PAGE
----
capsule review

Micro Express NP5015A

At a Glance
  • Micro Express NP5015A

Micro Express NP5015A
Artwork: Rick Rizner, John Goddard

The Micro Express NP5015A offers good performance at a very reasonable price, but you'll have to look for this model on the Micro Express site by typing the model name (NP5015) into the search box; if you try to configure it on the company's main laptops page, you'll pay far more. This good-looking charcoal and blue-silver notebook with a 14.1-inch screen weighs a moderately light 6.1 pounds without the AC charger. A Centrino model, it lasted 4 hours, 41 minutes on one battery charge, 40 minutes longer than the NP500A we reviewed in December. Though it carries a slightly less powerful processor than the earlier unit, it turned in a virtually identical PC WorldBench 4 score of 128.

The NP5015A is well equipped with all the expected notebook connections, including three USB ports, a FireWire port, and an S-Video-out port, plus the old standby parallel port. A combination drive is located on the front of the notebook; such positioning can be handy, though we did find ourselves occasionally pressing the release by accident and having to push the tray back in. The drive is removable, but the only other add-in Micro Express sells is a DVD burner (a $175 upgrade). An SD (Secure Digital) card slot is a small but welcome extra.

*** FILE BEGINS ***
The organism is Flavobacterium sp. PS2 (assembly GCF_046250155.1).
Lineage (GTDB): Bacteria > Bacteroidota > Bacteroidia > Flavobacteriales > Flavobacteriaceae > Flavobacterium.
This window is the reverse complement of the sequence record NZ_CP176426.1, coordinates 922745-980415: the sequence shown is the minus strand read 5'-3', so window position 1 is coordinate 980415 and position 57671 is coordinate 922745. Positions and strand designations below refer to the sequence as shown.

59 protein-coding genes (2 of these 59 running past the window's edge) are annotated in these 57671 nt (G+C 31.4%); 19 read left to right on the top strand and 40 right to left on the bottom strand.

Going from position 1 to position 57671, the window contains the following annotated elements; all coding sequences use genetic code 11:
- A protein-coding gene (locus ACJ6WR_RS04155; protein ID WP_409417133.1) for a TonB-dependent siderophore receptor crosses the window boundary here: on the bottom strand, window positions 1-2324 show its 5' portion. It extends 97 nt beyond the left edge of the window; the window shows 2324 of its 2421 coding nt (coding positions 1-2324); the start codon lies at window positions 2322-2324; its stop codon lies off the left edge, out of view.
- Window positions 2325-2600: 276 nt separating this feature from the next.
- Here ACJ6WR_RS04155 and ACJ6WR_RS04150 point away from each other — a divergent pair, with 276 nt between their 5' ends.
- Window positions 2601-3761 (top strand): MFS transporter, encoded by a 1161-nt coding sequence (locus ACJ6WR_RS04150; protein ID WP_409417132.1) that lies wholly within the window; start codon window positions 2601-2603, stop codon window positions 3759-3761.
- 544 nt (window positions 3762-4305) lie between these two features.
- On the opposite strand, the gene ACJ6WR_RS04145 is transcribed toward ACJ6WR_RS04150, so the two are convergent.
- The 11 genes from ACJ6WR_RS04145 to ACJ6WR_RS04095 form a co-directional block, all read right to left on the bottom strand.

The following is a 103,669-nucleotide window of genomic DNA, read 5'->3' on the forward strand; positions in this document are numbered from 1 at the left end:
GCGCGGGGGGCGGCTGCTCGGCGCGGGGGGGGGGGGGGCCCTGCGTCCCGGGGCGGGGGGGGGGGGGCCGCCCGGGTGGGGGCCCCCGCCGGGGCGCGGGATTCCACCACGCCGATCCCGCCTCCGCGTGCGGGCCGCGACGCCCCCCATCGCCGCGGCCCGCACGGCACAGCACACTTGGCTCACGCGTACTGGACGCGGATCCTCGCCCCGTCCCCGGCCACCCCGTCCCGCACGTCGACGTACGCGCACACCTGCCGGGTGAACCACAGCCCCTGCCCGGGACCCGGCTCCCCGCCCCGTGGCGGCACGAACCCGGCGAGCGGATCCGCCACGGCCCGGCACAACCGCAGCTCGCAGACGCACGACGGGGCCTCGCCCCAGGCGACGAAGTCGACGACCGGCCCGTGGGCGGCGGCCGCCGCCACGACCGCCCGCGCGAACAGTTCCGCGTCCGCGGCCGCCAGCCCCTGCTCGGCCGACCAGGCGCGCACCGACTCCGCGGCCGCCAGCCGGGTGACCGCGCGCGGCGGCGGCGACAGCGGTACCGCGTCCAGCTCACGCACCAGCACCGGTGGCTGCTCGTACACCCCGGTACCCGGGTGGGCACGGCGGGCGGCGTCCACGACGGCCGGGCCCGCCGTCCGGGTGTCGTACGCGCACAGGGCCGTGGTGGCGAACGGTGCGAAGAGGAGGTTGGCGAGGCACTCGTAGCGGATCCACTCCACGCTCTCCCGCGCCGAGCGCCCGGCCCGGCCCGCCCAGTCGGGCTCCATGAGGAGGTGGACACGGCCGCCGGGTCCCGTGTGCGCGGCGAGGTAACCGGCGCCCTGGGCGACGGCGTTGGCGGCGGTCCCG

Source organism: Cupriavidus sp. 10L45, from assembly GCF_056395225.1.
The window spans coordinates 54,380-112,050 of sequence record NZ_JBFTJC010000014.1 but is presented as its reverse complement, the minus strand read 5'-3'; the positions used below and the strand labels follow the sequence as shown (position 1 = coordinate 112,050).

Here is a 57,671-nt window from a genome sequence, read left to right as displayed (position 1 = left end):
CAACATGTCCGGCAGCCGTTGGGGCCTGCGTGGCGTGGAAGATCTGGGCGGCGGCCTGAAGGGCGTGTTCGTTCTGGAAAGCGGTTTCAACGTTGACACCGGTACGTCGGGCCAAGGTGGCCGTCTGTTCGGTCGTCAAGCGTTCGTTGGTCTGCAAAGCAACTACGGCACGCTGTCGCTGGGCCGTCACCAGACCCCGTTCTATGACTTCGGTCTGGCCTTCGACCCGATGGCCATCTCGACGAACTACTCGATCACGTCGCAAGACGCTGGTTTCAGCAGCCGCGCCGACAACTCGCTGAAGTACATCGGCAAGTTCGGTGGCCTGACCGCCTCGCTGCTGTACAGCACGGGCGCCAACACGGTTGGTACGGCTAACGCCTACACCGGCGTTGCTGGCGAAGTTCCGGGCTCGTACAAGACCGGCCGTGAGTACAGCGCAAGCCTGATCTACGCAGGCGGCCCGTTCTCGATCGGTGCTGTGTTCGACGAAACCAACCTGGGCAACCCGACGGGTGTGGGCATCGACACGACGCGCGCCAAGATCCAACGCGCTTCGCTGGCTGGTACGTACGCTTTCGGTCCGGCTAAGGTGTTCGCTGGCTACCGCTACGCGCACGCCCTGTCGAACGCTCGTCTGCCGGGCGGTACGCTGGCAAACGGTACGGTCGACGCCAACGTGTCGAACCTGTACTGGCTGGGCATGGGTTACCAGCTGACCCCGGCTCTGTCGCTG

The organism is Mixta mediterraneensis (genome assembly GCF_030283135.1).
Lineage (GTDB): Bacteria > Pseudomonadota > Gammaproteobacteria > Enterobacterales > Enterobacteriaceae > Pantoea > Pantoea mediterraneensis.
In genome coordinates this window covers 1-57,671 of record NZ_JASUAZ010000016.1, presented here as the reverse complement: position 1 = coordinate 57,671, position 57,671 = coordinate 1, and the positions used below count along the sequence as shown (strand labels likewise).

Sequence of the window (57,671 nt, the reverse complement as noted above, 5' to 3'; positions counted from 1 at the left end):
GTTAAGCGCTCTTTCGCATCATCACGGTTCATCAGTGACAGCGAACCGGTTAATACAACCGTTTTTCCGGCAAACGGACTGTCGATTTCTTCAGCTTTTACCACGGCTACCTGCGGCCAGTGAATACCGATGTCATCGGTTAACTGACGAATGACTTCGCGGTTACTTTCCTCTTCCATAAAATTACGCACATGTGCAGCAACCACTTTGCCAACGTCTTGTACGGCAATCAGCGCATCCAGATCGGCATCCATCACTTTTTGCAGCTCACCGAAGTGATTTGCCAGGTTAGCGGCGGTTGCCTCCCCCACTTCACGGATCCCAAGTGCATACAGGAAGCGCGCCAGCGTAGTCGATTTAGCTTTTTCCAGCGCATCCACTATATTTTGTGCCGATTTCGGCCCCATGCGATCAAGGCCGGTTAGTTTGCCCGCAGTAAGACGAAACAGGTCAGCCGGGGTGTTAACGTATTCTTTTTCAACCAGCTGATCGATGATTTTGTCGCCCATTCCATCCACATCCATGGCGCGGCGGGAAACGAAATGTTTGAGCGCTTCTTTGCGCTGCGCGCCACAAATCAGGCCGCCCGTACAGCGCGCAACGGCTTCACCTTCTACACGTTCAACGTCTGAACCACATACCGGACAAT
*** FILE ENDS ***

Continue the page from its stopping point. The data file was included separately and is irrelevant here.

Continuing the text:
A wireless communications switch on the left side of the notebook turns the Intel 802.11b card on and off. The hard drive and RAM are both user-accessible, ensuring easy future upgrades. (The manual warns against removing the hard drive, but Micro Express assured us that doing so would not void the warranty.) The NP5015A suffered neither of the minor construction issues we found with the NP500A, which had a PC Card slot release that wouldn't stay stored and a key so loose it popped off the keyboard. However, the NP5015A's poorly arranged PgUp and PgDn keys did cause us some consternation. We could live with these keys laid out horizontally next to each other (instead of vertically, which is more intuitive), but getting used to their order was hard: PgDn is on the left and PgUp is on the right, which felt backward to us.

DVD movies looked fine, and the stereo speakers were loud enough for us to enjoy them without headphones. The only user manual we received was on CD and referred to another notebook model; it seemed to accurately describe the NP5015A, however, so we found it useful. One nit we'll pick for notebook fashionistas: The white lid release jumps out of the dark case.

If you're willing to overlook its minor imperfections, the Micro Express NP5015A is a good deal for home users and small businesses. A big-enough screen, a high-end optical drive, basic connections, great performance, and more features are all there for a very reasonable $1199.

Carla Thornton

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At a Glance
  • Micro Express NP5015A

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